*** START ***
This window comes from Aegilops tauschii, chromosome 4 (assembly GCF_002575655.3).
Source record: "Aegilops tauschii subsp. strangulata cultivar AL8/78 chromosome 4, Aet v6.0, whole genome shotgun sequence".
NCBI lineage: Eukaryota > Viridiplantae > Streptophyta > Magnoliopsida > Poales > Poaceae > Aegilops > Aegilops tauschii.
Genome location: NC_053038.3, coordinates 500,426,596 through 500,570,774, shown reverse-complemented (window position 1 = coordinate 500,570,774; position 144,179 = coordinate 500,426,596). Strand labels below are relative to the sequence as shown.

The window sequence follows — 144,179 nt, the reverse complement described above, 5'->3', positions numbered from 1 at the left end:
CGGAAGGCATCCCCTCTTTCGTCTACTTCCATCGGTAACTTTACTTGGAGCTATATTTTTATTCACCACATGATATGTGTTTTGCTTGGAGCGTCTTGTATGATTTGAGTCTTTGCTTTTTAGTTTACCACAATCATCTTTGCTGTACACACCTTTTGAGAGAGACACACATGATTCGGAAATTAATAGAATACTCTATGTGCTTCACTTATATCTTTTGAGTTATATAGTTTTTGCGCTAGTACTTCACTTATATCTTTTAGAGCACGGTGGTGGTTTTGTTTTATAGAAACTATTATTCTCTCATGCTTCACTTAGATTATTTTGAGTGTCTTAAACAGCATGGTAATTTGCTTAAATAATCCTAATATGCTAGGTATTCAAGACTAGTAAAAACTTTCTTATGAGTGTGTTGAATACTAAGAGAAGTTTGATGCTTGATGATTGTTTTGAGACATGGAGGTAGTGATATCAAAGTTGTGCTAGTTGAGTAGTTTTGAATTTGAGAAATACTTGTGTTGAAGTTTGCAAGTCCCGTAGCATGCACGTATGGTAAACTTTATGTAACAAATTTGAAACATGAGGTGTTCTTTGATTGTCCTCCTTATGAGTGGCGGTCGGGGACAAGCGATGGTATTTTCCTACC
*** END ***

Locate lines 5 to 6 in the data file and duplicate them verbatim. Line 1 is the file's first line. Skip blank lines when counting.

The window sequence follows — 144,179 nt, the reverse complement described above, 5'->3', positions numbered from 1 at the left end:
CGGAAGGCATCCCCTCTTTCGTCTACTTCCATCGGTAACTTTACTTGGAGCTATATTTTTATTCACCACATGATATGTGTTTTGCTTGGAGCGTCTTGTATGATTTGAGTCTTTGCTTTTTAGTTTACCACAATCATCTTTGCTGTACACACCTTTTGAGAGAGACACACATGATTCGGAAATTAATAGAATACTCTATGTGCTTCACTTATATCTTTTGAGTTATATAGTTTTTGCGCTAGTACTTCACTTATATCTTTTAGAGCACGGTGGTGGTTTTGTTTTATAGAAACTATTATTCTCTCATGCTTCACTTAGATTATTTTGAGTGTCTTAAACAGCATGGTAATTTGCTTAAATAATCCTAATATGCTAGGTATTCAAGACTAGTAAAAACTTTCTTATGAGTGTGTTGAATACTAAGAGAAGTTTGATGCTTGATGATTGTTTTGAGACATGGAGGTAGTGATATCAAAGTTGTGCTAGTTGAGTAGTTTTGAATTTGAGAAATACTTGTGTTGAAGTTTGCAAGTCCCGTAGCATGCACGTATGGTAAACTTTATGTAACAAATTTGAAACATGAGGTGTTCTTTGATTGTCCTCCTTATGAGTGGCGGTCGGGGACAAGCGATGGTATTTTCCTACC